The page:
The principle of compact fluorescent lamps (CFLs) is similar to that of fluorescent tubes. However, the ballast and the gas-filled tube of CFLs are not separated. The compact design of CFLs allows them to be used in place of incandescent light bulbs, while they are four times more efficient and can last up to 16 times longer than incandescent. CFLs come in various sizes and configurations, and can be used to replace the traditional incandescent lights in almost any application.
CFLs offer different shapes and sizes
How it can save energy & how much energy can be saved:
CFLs have long rated life for around 8,000 service hours, while incandescent light bulbs typically last only 500 to 2,000 hours. Also, CFLs use about a quarter of the power of incandescent bulbs. For example, a 22 watt CFL produces the same amount of light as a 100 watt incandescent bulb. The following table gives the comparisons of light output of CFLs and incandescent bulbs.
Further, much more energy efficient performance can be achieved if electronic ballast is used in the CFL due to the high-frequency operation of the ballast and thus improve the luminous efficacy. CFLs with electronic ballasts are now much more common.
Equivalent light output of CFLs and incandescent bulbs:
Equivalent light output
|20-25 W||100 W|
When choosing compact fluorescent lamps, the public can refer to the Energy Efficiency Labelling Scheme operated by Electrical and Mechanical Services Department. The scheme provides a guidance to customers on selecting energy efficient CFLs. Please visit Energy Efficiency Labelling Scheme (EELS) for the details of the scheme.
EMSD Energyland, Innovative Energy-Efficient Equipment - Compact fluorescent lamp (CFL):
This web page has hyperlinks which may transfer you to third-party website.http://www.energyland.emsd.gov.hk/en/ appAndEquip/equipment/lighting/cfl.html
|2.||U.S. Environmental Protection Agency (EPA) - Energy Star Program This web page has hyperlinks which may transfer you to third-party website.https://www.energystar.gov/index.cfm?c= cfls.pr_cfls|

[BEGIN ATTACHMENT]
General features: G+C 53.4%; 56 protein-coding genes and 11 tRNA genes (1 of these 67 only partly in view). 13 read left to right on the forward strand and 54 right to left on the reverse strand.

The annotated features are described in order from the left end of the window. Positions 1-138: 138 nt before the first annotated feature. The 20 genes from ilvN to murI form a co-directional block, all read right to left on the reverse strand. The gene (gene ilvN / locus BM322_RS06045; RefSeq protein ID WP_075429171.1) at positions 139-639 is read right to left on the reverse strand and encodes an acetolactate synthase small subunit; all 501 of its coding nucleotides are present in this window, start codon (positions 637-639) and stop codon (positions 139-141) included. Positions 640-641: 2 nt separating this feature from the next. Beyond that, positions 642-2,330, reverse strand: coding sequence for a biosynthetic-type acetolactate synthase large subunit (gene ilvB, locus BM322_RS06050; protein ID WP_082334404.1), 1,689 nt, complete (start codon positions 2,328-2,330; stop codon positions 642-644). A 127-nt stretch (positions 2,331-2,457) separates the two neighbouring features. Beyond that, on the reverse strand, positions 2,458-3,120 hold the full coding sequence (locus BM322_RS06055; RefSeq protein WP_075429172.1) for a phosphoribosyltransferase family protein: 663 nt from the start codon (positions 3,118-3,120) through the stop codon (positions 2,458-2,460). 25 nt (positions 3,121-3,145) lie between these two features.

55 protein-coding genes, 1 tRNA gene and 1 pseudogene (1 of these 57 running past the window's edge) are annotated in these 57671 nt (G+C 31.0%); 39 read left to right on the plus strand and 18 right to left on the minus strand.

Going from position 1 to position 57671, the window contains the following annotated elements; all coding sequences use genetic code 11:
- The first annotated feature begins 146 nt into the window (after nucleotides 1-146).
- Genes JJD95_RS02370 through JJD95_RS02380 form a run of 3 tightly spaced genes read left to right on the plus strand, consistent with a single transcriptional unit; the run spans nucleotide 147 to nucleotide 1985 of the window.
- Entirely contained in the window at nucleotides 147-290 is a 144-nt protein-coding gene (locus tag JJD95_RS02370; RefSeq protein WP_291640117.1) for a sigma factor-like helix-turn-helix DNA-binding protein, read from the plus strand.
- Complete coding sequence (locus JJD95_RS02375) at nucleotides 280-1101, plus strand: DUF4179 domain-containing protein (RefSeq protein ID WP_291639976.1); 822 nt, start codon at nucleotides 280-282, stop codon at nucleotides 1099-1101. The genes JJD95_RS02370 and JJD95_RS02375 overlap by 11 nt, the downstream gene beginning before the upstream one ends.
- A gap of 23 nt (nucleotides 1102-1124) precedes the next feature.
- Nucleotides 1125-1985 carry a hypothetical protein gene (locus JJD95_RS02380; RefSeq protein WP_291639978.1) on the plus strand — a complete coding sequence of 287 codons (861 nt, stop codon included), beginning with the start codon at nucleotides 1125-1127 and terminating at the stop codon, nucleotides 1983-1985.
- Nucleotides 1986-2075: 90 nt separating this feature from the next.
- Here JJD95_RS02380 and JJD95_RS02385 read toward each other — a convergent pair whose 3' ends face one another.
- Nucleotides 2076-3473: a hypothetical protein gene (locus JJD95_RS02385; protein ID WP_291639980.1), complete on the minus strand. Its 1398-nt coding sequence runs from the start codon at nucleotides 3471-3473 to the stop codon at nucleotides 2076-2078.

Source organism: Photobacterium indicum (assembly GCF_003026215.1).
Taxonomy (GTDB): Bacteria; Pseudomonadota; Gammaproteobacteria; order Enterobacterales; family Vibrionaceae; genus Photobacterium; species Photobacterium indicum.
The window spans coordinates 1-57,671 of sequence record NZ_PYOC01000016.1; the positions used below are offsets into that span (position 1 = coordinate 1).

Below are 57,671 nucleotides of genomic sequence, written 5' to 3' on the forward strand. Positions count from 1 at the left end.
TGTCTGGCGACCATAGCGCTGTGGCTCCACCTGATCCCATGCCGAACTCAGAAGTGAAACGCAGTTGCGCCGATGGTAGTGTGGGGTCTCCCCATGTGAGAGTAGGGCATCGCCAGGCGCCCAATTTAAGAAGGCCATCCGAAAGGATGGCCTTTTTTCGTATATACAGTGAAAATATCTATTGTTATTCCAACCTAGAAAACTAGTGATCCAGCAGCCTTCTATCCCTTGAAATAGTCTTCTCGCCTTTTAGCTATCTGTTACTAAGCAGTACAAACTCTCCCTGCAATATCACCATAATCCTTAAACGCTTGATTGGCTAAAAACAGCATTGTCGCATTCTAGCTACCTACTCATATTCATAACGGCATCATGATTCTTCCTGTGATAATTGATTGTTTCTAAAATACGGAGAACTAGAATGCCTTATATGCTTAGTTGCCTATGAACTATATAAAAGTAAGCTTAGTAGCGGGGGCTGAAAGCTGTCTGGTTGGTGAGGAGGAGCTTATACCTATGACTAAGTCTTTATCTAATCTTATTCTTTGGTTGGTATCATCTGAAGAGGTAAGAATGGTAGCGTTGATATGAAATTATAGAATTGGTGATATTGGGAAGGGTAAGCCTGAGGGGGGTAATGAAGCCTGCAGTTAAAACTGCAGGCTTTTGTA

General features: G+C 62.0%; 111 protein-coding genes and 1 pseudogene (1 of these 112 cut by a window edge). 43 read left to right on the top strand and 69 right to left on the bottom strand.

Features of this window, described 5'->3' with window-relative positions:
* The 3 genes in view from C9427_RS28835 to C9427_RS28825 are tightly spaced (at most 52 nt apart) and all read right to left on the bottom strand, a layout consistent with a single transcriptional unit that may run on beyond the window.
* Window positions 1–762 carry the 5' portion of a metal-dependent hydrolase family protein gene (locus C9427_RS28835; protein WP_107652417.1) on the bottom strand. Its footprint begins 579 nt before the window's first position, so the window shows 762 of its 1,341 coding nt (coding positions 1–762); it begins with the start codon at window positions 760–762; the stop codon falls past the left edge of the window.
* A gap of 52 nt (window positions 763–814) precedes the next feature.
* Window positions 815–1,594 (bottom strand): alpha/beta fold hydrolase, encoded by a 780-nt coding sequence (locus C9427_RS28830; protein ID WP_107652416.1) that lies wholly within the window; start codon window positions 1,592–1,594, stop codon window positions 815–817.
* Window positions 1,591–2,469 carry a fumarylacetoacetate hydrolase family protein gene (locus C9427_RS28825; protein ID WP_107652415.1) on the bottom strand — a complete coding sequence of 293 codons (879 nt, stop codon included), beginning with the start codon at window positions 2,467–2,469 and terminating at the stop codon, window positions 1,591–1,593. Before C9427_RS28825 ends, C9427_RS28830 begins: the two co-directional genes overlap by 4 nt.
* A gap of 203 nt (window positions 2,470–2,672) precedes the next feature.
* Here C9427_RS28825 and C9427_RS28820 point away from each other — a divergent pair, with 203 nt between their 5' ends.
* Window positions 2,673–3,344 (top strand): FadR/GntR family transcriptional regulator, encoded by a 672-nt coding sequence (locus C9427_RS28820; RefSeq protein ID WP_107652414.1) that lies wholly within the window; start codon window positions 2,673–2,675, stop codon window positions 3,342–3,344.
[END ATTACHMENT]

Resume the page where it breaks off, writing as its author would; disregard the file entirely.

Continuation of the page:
National Research Council Canada
This web page has hyperlinks which may transfer you to third-party website. https://nrc.canada.ca/en
Induction lamps (or commonly known as electrodeless lamp) are high frequency (HF) light sources, which follow the same basic principles of converting electrical power into visible radiation as conventional fluorescent lamps. The fundamental difference between induction lamps and conventional fluorescent lamps is that the former operate without electrodes. The absence of the electrodes in the induction lamps enhances the lamp life. The invention of induction lighting is based on the principles of induction and light generation via a gas discharge. The following two figures show two typical induction lamp types. An alternative current Ip through the primary coil induces an alternative magnetic field in the ferrite core or coil. The alternative magnetic field in turn induces an alternative secondary current in the secondary coil or ring (Is).
Cavity type induction lamp
External-coil type induction lamp
The loss of cathode emission materials, due to evaporation and sputtering caused by ion bombardment, limits the life of fluorescent lamps to between 5,000 to 15,000 hours. However, the life of some induction lamps on the market today reaches 60,000 hours. The long life time of the induction lamps allow them to be applied in cases where lamp maintenance and access are very difficult or expensive.
As far as lamp rating of fluorescent lamp is concerned, cathode emission limits the discharge current and thus limits the maximum power rating of the lamps. However, induction lamps do not have such restriction and rating of lamp could be up to 150W. The luminous efficacy of induction lamps ranged from 48 to 80 lm/W.
Based on a case study carried out by Electrical and Mechanical Services Department, the energy reduction due to induction lamps can up to 24% compared with high intensity discharge (HID) lamps.
Although induction lamps can provide long extended life time, electromagnetic interference (EMI) is the major restriction of using these lamps in sensitive areas. Significant efforts have been made in suppressing magnetic and electric components to comply with existing EMI regulations. Recently, the development trend of induction lamps inclines towards lower frequency design.
To view project example, please click here.
LED is a semiconductor diode supported by a reflector and encapsulated with an epoxy lens for controlling light distribution. As in a normal diode, it consists of a chip of semi-conducting material doped with impurities to create a structure called a p-n junction. The operating principle of LEDs is mainly related to the movement of electrons. When current flows across a diode, negative electrons move one way and positive holes move the other way. The holes exist at a lower energy level than the free electrons. Therefore, when a free electron falls, it loses energy. This energy is released in the form of light photon. A greater energy drop releases a higher-energy photon, which is characterized by a higher frequency.
Unlike incandescent lamps that radiate a continuous spectrum, a LED emits an almost monochromatic light of a particular colour depending on the material used.
The luminous efficacy (please click for definition) of LEDs is ranged from about 12 to 55 lm/W, depending on the lamp colour (white is 30 lm/W and red is 55 lm/W). It is much energy efficient than incandescent bulbs. When compared with fluorescent tubes, LEDs is less energy efficient (fluorescent tubes have luminous efficacy from 50 to 100 lm/W). However, fluorescent tubes are bulky, fragile and require starter circuits, while LEDs are robust and extremely compact.